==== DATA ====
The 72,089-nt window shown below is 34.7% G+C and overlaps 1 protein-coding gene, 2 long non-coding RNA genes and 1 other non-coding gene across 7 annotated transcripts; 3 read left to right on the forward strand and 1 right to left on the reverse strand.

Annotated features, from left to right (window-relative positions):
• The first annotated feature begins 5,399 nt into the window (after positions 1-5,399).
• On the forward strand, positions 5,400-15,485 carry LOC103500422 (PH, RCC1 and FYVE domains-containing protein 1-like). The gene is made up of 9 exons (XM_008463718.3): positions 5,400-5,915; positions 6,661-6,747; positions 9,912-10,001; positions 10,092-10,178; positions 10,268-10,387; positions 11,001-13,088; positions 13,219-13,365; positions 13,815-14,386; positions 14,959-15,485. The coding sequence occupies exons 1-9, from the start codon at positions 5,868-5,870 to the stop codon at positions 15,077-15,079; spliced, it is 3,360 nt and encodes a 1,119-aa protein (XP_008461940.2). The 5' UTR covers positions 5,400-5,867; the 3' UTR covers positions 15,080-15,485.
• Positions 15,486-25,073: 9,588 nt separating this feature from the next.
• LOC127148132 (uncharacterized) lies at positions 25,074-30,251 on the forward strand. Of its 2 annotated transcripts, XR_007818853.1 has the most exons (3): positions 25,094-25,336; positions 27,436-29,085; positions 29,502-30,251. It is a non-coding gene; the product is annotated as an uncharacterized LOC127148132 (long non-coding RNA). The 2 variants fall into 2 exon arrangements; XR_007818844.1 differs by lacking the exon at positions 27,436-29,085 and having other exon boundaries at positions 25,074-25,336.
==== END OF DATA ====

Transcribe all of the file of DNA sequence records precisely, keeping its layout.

The 72,089-nt window shown below is 34.7% G+C and overlaps 1 protein-coding gene, 2 long non-coding RNA genes and 1 other non-coding gene across 7 annotated transcripts; 3 read left to right on the forward strand and 1 right to left on the reverse strand.

Annotated features, from left to right (window-relative positions):
• The first annotated feature begins 5,399 nt into the window (after positions 1-5,399).
• On the forward strand, positions 5,400-15,485 carry LOC103500422 (PH, RCC1 and FYVE domains-containing protein 1-like). The gene is made up of 9 exons (XM_008463718.3): positions 5,400-5,915; positions 6,661-6,747; positions 9,912-10,001; positions 10,092-10,178; positions 10,268-10,387; positions 11,001-13,088; positions 13,219-13,365; positions 13,815-14,386; positions 14,959-15,485. The coding sequence occupies exons 1-9, from the start codon at positions 5,868-5,870 to the stop codon at positions 15,077-15,079; spliced, it is 3,360 nt and encodes a 1,119-aa protein (XP_008461940.2). The 5' UTR covers positions 5,400-5,867; the 3' UTR covers positions 15,080-15,485.
• Positions 15,486-25,073: 9,588 nt separating this feature from the next.
• LOC127148132 (uncharacterized) lies at positions 25,074-30,251 on the forward strand. Of its 2 annotated transcripts, XR_007818853.1 has the most exons (3): positions 25,094-25,336; positions 27,436-29,085; positions 29,502-30,251. It is a non-coding gene; the product is annotated as an uncharacterized LOC127148132 (long non-coding RNA). The 2 variants fall into 2 exon arrangements; XR_007818844.1 differs by lacking the exon at positions 27,436-29,085 and having other exon boundaries at positions 25,074-25,336.